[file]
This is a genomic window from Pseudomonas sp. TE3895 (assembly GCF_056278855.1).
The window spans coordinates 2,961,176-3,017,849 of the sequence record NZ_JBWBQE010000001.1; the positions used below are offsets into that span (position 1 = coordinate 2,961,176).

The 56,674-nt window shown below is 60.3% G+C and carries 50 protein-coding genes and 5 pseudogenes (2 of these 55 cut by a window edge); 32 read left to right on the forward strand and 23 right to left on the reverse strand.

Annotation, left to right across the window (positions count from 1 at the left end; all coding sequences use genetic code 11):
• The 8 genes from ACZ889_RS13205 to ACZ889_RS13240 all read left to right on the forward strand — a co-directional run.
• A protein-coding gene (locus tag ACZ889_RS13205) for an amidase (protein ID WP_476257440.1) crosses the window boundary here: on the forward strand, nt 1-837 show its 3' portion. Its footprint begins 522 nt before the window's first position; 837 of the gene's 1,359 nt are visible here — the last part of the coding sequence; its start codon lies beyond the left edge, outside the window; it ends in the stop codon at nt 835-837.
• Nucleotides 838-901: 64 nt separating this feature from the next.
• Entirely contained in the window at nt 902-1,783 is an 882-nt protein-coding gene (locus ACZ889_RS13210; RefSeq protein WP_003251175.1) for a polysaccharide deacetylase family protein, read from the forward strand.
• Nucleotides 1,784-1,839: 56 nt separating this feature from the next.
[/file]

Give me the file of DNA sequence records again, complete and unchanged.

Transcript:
This is a genomic window from Pseudomonas sp. TE3895 (assembly GCF_056278855.1).
The window spans coordinates 2,961,176-3,017,849 of the sequence record NZ_JBWBQE010000001.1; the positions used below are offsets into that span (position 1 = coordinate 2,961,176).

The 56,674-nt window shown below is 60.3% G+C and carries 50 protein-coding genes and 5 pseudogenes (2 of these 55 cut by a window edge); 32 read left to right on the forward strand and 23 right to left on the reverse strand.

Annotation, left to right across the window (positions count from 1 at the left end; all coding sequences use genetic code 11):
• The 8 genes from ACZ889_RS13205 to ACZ889_RS13240 all read left to right on the forward strand — a co-directional run.
• A protein-coding gene (locus tag ACZ889_RS13205) for an amidase (protein ID WP_476257440.1) crosses the window boundary here: on the forward strand, nt 1-837 show its 3' portion. Its footprint begins 522 nt before the window's first position; 837 of the gene's 1,359 nt are visible here — the last part of the coding sequence; its start codon lies beyond the left edge, outside the window; it ends in the stop codon at nt 835-837.
• Nucleotides 838-901: 64 nt separating this feature from the next.
• Entirely contained in the window at nt 902-1,783 is an 882-nt protein-coding gene (locus ACZ889_RS13210; RefSeq protein WP_003251175.1) for a polysaccharide deacetylase family protein, read from the forward strand.
• Nucleotides 1,784-1,839: 56 nt separating this feature from the next.